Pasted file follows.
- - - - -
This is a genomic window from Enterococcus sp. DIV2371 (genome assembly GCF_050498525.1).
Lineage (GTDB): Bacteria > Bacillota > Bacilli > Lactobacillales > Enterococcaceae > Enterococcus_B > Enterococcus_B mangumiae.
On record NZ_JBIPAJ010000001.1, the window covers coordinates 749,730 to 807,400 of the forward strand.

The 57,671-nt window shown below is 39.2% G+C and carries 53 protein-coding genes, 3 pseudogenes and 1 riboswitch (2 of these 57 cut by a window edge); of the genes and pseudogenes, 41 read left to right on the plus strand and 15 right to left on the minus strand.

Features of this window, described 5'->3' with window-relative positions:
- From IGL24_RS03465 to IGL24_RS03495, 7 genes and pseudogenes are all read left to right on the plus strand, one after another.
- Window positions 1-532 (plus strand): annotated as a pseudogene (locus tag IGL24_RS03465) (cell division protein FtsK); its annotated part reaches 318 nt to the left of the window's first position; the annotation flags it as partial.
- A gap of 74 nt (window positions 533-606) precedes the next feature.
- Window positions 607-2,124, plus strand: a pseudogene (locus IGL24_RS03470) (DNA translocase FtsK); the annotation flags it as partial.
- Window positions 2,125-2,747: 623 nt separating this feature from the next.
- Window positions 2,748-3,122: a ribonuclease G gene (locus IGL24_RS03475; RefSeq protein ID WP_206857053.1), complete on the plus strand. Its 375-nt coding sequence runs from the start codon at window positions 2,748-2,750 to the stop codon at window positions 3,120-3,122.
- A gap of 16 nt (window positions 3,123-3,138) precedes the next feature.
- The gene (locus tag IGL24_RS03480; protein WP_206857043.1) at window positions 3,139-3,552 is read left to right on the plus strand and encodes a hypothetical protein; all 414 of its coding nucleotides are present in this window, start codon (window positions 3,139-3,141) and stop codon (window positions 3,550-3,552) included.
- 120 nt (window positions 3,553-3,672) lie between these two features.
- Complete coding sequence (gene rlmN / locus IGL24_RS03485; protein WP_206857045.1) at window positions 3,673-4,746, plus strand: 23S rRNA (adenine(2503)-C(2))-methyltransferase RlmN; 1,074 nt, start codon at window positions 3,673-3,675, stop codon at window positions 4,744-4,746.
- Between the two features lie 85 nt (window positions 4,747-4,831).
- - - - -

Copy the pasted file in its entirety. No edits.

This is a genomic window from Enterococcus sp. DIV2371 (genome assembly GCF_050498525.1).
Lineage (GTDB): Bacteria > Bacillota > Bacilli > Lactobacillales > Enterococcaceae > Enterococcus_B > Enterococcus_B mangumiae.
On record NZ_JBIPAJ010000001.1, the window covers coordinates 749,730 to 807,400 of the forward strand.

The 57,671-nt window shown below is 39.2% G+C and carries 53 protein-coding genes, 3 pseudogenes and 1 riboswitch (2 of these 57 cut by a window edge); of the genes and pseudogenes, 41 read left to right on the plus strand and 15 right to left on the minus strand.

Features of this window, described 5'->3' with window-relative positions:
- From IGL24_RS03465 to IGL24_RS03495, 7 genes and pseudogenes are all read left to right on the plus strand, one after another.
- Window positions 1-532 (plus strand): annotated as a pseudogene (locus tag IGL24_RS03465) (cell division protein FtsK); its annotated part reaches 318 nt to the left of the window's first position; the annotation flags it as partial.
- A gap of 74 nt (window positions 533-606) precedes the next feature.
- Window positions 607-2,124, plus strand: a pseudogene (locus IGL24_RS03470) (DNA translocase FtsK); the annotation flags it as partial.
- Window positions 2,125-2,747: 623 nt separating this feature from the next.
- Window positions 2,748-3,122: a ribonuclease G gene (locus IGL24_RS03475; RefSeq protein ID WP_206857053.1), complete on the plus strand. Its 375-nt coding sequence runs from the start codon at window positions 2,748-2,750 to the stop codon at window positions 3,120-3,122.
- A gap of 16 nt (window positions 3,123-3,138) precedes the next feature.
- The gene (locus tag IGL24_RS03480; protein WP_206857043.1) at window positions 3,139-3,552 is read left to right on the plus strand and encodes a hypothetical protein; all 414 of its coding nucleotides are present in this window, start codon (window positions 3,139-3,141) and stop codon (window positions 3,550-3,552) included.
- 120 nt (window positions 3,553-3,672) lie between these two features.
- Complete coding sequence (gene rlmN / locus IGL24_RS03485; protein WP_206857045.1) at window positions 3,673-4,746, plus strand: 23S rRNA (adenine(2503)-C(2))-methyltransferase RlmN; 1,074 nt, start codon at window positions 3,673-3,675, stop codon at window positions 4,744-4,746.
- Between the two features lie 85 nt (window positions 4,747-4,831).